We rich people have been falsely persuaded by our schooling and the affirmation of society, and have convinced ourselves, that we are the main job creators. It's simply not true.
The only really expensive thing in our family budget, frankly, is private air travel.
Once America's CEOs get back to the business of growing their companies rather than growing their share prices, shareholder value will take care of itself, and all Americans will share in the higher wages and other benefits of a renewed era of economic growth.
Amazon didn't create any jobs. Amazon probably destroyed a million jobs in our economy.
The truth is that all civic and social change is friction. Politics is friction. The only way you can bend the arc of history is to create that kind of friction, which is something that makes most people incredibly uncomfortable but which, for whatever reason, because of my upbringing or because of my genetics, is something that doesn't bug me.
There is no earthly reason why Walmart and McDonald's and Walgreens and these other giant, profitable institutions should have one worker in need of public assistance. It's ridiculous.
Government does create prosperity and growth by creating the conditions that allow both entrepreneurs and their customers to thrive; balancing the power of capitalists like me and workers isn't bad for capitalism - it's essential to it.
The theory that if wages go up, employment goes down isn't a physical law like F=MA. It's a moral law, like 'Bedtime is 9:00 P.M.'
Like most plutocrats, I, too, am a proud and unapologetic capitalist. I have founded, cofounded or funded over 30 companies across a range of industries. I was the first non-family investor in Amazon.com. I cofounded a company called aQuantive that we sold to Microsoft for 6.4 billion dollars. My friends and I, we own a bank.
I think the people who end up being extraordinarily successful - it's been my observation - tend to care enormously about status, particularly business people, right? Because the only point of money, you know, the only reason to have a 300-foot-long boat is because they're bigger than 200-foot-long boats.
Business people do two things with their time fundamentally. The first is that they try to create sales, right? Revenue, key to business. But the other thing they devote their time to equally is cost containment. That is to say, how to not create jobs. Because the fewer jobs you can create for the revenue you create, the more profit you make.
The thing about us businesspeople is that we love our customers rich and our employees poor.
You see, we capitalists will never actually ask you to work overtime. I don't even track your hours. I just make it clear that I trust you to get your job done in the time allotted. And then I hand you twice as much work as you can reasonably do in a 40-hour week.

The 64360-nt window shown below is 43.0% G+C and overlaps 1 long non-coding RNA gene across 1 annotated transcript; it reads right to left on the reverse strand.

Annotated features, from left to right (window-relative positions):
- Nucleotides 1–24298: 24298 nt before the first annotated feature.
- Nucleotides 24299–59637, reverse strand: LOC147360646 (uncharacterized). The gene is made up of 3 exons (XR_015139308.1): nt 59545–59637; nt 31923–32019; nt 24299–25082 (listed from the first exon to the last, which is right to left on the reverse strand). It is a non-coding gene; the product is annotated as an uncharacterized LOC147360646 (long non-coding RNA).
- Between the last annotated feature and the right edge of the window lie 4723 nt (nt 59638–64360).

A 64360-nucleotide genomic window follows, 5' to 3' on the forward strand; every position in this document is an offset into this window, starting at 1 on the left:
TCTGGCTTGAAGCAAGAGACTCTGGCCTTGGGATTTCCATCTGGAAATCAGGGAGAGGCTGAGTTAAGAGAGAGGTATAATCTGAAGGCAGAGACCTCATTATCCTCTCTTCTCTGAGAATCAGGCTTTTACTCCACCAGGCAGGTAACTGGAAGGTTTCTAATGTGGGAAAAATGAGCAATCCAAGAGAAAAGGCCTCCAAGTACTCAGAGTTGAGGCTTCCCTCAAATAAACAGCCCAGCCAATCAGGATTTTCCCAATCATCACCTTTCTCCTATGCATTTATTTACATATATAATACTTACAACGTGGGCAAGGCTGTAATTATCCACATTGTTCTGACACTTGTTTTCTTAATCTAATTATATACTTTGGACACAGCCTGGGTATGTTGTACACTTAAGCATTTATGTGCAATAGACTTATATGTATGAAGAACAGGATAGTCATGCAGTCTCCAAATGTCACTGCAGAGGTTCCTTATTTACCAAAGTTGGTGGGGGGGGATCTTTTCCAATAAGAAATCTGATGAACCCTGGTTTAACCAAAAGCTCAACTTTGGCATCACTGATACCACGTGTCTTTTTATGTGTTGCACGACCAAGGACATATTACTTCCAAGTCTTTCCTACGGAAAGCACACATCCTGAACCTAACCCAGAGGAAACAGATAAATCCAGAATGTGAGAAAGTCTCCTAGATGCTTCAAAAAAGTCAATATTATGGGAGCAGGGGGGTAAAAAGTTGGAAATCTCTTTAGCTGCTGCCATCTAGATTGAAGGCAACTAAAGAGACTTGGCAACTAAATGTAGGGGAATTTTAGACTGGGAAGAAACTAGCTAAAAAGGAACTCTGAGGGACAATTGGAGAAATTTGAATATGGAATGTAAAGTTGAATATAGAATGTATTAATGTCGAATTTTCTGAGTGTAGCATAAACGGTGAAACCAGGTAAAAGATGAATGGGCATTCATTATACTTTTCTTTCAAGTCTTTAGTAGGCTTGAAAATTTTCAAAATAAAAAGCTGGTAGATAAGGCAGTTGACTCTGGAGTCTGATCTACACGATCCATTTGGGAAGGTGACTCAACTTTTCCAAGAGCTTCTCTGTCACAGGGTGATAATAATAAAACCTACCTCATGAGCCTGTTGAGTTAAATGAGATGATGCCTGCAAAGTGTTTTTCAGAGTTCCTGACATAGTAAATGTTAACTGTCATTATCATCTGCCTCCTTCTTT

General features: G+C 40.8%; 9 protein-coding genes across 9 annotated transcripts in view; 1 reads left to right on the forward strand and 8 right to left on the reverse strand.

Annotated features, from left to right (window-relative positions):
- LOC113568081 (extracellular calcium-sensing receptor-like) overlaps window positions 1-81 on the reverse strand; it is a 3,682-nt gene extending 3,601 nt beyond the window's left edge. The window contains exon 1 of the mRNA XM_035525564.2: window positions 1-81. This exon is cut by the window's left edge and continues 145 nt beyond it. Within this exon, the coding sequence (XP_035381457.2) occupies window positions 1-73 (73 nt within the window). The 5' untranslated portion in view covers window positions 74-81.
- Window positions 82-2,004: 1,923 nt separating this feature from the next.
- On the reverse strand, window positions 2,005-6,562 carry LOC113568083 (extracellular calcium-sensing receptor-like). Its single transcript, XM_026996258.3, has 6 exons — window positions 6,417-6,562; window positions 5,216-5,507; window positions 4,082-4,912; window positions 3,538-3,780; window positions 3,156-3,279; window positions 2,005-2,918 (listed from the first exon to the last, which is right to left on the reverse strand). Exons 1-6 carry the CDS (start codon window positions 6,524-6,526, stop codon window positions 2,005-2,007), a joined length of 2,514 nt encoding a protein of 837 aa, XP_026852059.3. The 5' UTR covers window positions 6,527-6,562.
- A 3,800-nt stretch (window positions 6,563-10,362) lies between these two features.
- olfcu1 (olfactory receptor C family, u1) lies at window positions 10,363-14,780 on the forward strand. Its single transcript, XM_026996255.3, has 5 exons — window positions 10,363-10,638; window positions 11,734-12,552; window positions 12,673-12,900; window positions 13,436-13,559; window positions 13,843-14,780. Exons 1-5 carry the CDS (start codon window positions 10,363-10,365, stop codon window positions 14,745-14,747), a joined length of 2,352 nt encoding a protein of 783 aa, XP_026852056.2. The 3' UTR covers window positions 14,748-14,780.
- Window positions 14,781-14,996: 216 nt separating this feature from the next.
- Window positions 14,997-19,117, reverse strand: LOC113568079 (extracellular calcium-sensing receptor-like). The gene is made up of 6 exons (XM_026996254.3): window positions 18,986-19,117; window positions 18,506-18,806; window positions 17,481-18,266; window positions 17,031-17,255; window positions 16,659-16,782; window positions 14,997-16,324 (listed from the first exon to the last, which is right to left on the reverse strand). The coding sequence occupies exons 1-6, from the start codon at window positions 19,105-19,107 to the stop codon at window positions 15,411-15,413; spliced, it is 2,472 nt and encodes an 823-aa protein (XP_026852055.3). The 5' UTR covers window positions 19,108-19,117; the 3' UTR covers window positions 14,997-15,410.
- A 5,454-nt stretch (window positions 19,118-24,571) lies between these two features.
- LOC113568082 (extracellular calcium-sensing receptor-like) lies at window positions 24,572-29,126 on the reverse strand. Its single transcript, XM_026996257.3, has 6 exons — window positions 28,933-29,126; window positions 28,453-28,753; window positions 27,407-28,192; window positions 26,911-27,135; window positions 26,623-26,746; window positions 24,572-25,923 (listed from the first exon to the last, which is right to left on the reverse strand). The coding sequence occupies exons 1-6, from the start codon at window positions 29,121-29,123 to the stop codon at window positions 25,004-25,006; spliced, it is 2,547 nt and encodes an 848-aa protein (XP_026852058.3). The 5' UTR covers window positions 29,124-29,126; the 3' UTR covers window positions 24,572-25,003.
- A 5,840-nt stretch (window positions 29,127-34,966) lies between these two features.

I have a 15-year-old boy, and we are about to give him car keys, which seems like an act of insanity when you know what you know about 15-year-old boy behavior. But in 2018, we'll have self-driving cars, and it will be so much better. My son may be the last generation of kids who learns to drive.
Prosperity in human society is misunderstood. The difference between a rich and poor society is the number of problems that society solves for its citizens. That means technological innovation is the source of all prosperity, but with every tech innovation, you also get disruption - ultimately, social and civic disruption.
One of the things that I think makes me successful is the way in which I collaborate with others. In my opinion, nothing great is ever the product of one mind. It's always a consequence of some sort of self-critical collaboration.
People want to think of economics as a natural science, like physics, with the comforting reliability of simple-to-understand theories like F=MA. Unfortunately, it isn't. Economics is a social science, and the so-called theories are really social and moral constructs.
If low taxes were the way that people like me created wealth, then we'd be starting our companies in the Congo or Somalia or Afghanistan, but we're not. We come to places where there are lots and lots of customers.
In a sufficiently prosperous society where people specialize sufficiently, and where enough of the crappy work is done by machines, all work becomes art.
Rising inequality is toxic to growth. High levels of inequality exclude people - both as innovators and customers - diminishing both innovation and demand.